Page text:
What is the Furlough Scheme?
The term ‘furlough’ has been on many people’s lips in 2020 and into 2021. The furlough scheme was introduced in March 2020 by the government to help businesses finances through the COVID-19 pandemic. The scheme pays 80% of the employees’ monthly salary (up to £2,500 per month) and was introduced to take the weight off business owners’ shoulders. The future is uncertain for many businesses, having the option to furlough their staff has led businesses to be able to survive. It’s important to manage your employees depending on the workload you have; some can be furloughed and others can carry on working like normal. In this blog, we will be going into the furlough scheme in more depth, how it can help your business through these tough times and how you should be looking after both your furloughed staff and employees that are still working.
The Challenges of Furloughing Staff Members
Furlough has produced a few problems for business owners and managers alike. It has been difficult for businesses to decide whether it is more beneficial for the staff member to be on furlough which helps the company financially or losing a valued member of their team. The furlough scheme is set to finish in April; however, this could change depending on the current fluctuating circumstances. There will also be discussions about who to furlough and for how long. Should you be rotating who goes on furlough, using the threshold of 3 weeks? It’s important as the business owner that you remember your own needs and ensuring that you support your employees throughout the whole process. Deciding which members of staff to put on furlough and which employees continue to work is difficult as both sides may see this as a negative. This is why considerate team management is crucial to ensure that all team members are all on board.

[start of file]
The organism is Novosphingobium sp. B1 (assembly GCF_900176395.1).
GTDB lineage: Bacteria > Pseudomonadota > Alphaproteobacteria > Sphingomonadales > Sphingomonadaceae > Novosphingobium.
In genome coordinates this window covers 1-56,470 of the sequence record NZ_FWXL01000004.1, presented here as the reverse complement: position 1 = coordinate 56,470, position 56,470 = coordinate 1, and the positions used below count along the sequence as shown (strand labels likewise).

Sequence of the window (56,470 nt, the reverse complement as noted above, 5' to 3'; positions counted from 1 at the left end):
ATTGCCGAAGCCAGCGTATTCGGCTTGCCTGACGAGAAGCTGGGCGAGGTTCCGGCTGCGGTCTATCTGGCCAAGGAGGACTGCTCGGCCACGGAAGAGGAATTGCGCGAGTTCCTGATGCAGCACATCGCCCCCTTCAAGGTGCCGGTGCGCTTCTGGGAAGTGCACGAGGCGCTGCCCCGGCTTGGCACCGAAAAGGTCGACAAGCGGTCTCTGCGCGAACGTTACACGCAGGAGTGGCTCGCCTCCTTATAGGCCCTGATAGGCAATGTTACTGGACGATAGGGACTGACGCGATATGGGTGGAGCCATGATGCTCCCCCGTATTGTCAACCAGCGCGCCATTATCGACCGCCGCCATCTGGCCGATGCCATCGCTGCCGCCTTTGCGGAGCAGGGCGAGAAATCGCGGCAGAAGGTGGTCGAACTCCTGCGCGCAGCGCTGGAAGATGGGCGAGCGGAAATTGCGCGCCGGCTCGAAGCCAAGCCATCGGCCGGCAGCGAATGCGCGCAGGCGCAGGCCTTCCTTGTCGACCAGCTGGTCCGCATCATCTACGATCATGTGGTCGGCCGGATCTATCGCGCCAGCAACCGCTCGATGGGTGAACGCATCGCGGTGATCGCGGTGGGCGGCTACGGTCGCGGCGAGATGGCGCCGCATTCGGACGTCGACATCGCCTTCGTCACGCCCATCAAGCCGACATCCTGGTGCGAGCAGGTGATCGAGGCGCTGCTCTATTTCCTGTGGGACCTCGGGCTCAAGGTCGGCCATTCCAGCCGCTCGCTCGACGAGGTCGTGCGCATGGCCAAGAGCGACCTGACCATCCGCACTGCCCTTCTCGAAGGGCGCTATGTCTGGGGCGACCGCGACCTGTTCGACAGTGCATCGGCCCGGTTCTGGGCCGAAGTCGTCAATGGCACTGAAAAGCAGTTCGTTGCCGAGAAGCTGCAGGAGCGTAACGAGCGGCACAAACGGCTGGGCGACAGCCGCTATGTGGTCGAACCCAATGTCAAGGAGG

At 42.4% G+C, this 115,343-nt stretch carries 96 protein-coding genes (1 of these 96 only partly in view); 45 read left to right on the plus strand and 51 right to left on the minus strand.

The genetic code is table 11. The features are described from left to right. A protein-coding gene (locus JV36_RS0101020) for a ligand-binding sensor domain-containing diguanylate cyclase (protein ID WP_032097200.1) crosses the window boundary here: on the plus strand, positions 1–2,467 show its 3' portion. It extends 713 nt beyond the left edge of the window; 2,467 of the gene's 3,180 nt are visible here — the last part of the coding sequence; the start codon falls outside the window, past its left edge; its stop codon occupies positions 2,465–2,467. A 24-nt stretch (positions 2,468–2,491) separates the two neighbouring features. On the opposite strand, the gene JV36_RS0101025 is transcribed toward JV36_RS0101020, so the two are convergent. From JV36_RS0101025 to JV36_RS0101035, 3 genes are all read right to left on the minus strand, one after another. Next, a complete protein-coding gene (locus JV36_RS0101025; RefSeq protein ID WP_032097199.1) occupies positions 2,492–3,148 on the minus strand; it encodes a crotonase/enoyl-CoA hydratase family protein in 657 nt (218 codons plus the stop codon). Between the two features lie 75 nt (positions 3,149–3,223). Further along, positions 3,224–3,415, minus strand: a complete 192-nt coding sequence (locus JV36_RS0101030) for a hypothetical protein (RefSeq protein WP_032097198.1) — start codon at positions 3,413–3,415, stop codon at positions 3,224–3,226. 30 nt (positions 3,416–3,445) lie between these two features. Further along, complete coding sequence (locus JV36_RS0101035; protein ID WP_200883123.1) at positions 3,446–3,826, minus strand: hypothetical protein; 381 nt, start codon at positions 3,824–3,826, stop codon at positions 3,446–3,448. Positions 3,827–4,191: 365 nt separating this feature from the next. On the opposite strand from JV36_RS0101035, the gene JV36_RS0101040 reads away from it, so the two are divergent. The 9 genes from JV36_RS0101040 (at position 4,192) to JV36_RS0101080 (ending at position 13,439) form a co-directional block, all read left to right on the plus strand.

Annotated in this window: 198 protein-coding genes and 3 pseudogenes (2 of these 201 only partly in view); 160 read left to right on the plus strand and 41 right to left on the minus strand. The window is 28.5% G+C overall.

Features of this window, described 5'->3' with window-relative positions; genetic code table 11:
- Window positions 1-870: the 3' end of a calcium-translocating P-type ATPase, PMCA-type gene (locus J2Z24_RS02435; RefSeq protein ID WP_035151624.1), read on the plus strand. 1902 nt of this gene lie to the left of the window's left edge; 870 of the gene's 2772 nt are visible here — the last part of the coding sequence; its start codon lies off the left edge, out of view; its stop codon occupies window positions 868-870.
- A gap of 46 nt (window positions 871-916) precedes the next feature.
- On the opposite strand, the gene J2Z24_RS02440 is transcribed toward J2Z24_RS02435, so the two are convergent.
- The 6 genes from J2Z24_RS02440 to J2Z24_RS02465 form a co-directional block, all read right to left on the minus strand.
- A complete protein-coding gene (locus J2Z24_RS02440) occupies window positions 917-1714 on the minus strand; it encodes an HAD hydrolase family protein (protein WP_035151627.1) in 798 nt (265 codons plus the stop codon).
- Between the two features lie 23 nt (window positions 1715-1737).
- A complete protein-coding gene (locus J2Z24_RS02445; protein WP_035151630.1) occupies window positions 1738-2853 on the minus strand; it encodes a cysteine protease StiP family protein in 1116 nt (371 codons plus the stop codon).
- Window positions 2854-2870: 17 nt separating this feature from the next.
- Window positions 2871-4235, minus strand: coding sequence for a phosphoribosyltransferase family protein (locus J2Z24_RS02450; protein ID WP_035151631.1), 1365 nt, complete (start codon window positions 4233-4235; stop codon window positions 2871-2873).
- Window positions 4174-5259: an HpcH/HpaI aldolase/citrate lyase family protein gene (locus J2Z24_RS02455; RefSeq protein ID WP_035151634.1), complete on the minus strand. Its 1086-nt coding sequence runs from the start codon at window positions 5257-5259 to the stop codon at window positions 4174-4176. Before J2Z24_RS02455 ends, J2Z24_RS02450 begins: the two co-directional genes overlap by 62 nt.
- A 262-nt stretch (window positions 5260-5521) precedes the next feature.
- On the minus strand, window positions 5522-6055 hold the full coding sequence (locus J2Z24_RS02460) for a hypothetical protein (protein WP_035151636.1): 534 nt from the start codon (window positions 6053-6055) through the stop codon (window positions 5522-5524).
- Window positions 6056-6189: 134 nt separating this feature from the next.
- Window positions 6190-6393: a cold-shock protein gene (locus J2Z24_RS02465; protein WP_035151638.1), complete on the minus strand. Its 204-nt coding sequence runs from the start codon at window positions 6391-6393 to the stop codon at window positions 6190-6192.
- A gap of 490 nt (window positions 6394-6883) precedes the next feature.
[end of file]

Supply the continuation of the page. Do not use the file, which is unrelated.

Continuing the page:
Tips on How to Manage Staff Members that are Furloughed
Employees that have been furloughed will be uncertain about when they will return to work. It can become very isolating being off work for a long period, not being in the thick of the fast-paced working environment can harm employee’s mental health. As there is a lot of uncertainty surrounding businesses surviving at the moment, those on furlough could be anxious about losing their job. To avoid your staff feeling isolated, it’s important to keep the communication between the business and your staff consistent during their time on furlough. A great way to do this is by creating an internal communication plan. Now, more than ever it should be a time that you evaluate your internal communication, you may want to invest in a company newsletter or a daily bulletin. This enhanced internal communication will allow staff to feel more confident about returning to work.
Advice on How to Deal with Employees that are Not on Furlough
The staff that have continued working through the pandemic have been going through personal and professional challenges. They may have an increased workload taking over from staff that have been furloughed. It’s not uncommon for employees to take on a reduced salary as well due to the financial impact of the COVID-19 pandemic. The government guidance is that we should be all working from home if it’s possible to do so. This has been a huge change for people still working as it’s a completely new working environment. One of the most valuable things business owners can do is take some time out of their day to recognise and thank their staff for all the hard work they have done through the pandemic. This will help your staff mentally and their overall working output will improve as a result.
Read more about the latest government COVID-19 Job Retention Team guidelines here.
Contact our Team of Recruitment Experts at Pure Staff
Do you need some help with the furloughing scheme and how your businesses can utilise the scheme? Get in touch with our team at Pure Staff to discuss your businesses recruitment requirements.
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